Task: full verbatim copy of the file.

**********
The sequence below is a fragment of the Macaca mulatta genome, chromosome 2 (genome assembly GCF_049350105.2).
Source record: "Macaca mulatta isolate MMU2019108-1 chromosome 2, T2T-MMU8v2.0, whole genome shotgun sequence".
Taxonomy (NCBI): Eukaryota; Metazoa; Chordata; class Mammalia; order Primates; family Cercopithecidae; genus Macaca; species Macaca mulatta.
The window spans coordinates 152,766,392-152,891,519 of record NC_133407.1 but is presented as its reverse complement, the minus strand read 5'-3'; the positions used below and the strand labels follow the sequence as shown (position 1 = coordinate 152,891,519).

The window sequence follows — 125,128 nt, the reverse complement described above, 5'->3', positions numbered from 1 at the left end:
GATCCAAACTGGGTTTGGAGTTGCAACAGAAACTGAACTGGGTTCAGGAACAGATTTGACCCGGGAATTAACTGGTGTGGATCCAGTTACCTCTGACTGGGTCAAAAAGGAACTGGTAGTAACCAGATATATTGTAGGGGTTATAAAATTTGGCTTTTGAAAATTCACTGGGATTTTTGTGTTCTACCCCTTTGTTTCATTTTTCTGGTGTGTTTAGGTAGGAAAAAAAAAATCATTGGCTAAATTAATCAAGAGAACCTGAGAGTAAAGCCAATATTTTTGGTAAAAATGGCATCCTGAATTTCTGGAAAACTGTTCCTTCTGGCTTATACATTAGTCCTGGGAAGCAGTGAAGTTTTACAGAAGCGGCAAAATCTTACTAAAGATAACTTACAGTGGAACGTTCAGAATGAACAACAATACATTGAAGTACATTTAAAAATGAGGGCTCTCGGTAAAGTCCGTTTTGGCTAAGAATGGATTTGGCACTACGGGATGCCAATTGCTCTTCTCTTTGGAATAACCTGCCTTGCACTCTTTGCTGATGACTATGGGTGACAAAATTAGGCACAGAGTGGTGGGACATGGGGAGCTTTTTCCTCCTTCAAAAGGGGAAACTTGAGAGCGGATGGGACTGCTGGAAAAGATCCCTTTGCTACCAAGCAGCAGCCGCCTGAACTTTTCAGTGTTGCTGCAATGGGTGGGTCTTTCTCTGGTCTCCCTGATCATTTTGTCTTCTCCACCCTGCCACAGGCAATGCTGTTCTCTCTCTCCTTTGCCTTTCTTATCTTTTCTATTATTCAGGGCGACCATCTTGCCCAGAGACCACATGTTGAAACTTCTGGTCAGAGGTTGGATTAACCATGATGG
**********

The sequence below is a fragment of the Macaca mulatta genome, chromosome 2 (genome assembly GCF_049350105.2).
Source record: "Macaca mulatta isolate MMU2019108-1 chromosome 2, T2T-MMU8v2.0, whole genome shotgun sequence".
Taxonomy (NCBI): Eukaryota; Metazoa; Chordata; class Mammalia; order Primates; family Cercopithecidae; genus Macaca; species Macaca mulatta.
The window spans coordinates 152,766,392-152,891,519 of record NC_133407.1 but is presented as its reverse complement, the minus strand read 5'-3'; the positions used below and the strand labels follow the sequence as shown (position 1 = coordinate 152,891,519).

The window sequence follows — 125,128 nt, the reverse complement described above, 5'->3', positions numbered from 1 at the left end:
GATCCAAACTGGGTTTGGAGTTGCAACAGAAACTGAACTGGGTTCAGGAACAGATTTGACCCGGGAATTAACTGGTGTGGATCCAGTTACCTCTGACTGGGTCAAAAAGGAACTGGTAGTAACCAGATATATTGTAGGGGTTATAAAATTTGGCTTTTGAAAATTCACTGGGATTTTTGTGTTCTACCCCTTTGTTTCATTTTTCTGGTGTGTTTAGGTAGGAAAAAAAAAATCATTGGCTAAATTAATCAAGAGAACCTGAGAGTAAAGCCAATATTTTTGGTAAAAATGGCATCCTGAATTTCTGGAAAACTGTTCCTTCTGGCTTATACATTAGTCCTGGGAAGCAGTGAAGTTTTACAGAAGCGGCAAAATCTTACTAAAGATAACTTACAGTGGAACGTTCAGAATGAACAACAATACATTGAAGTACATTTAAAAATGAGGGCTCTCGGTAAAGTCCGTTTTGGCTAAGAATGGATTTGGCACTACGGGATGCCAATTGCTCTTCTCTTTGGAATAACCTGCCTTGCACTCTTTGCTGATGACTATGGGTGACAAAATTAGGCACAGAGTGGTGGGACATGGGGAGCTTTTTCCTCCTTCAAAAGGGGAAACTTGAGAGCGGATGGGACTGCTGGAAAAGATCCCTTTGCTACCAAGCAGCAGCCGCCTGAACTTTTCAGTGTTGCTGCAATGGGTGGGTCTTTCTCTGGTCTCCCTGATCATTTTGTCTTCTCCACCCTGCCACAGGCAATGCTGTTCTCTCTCTCCTTTGCCTTTCTTATCTTTTCTATTATTCAGGGCGACCATCTTGCCCAGAGACCACATGTTGAAACTTCTGGTCAGAGGTTGGATTAACCATGATGG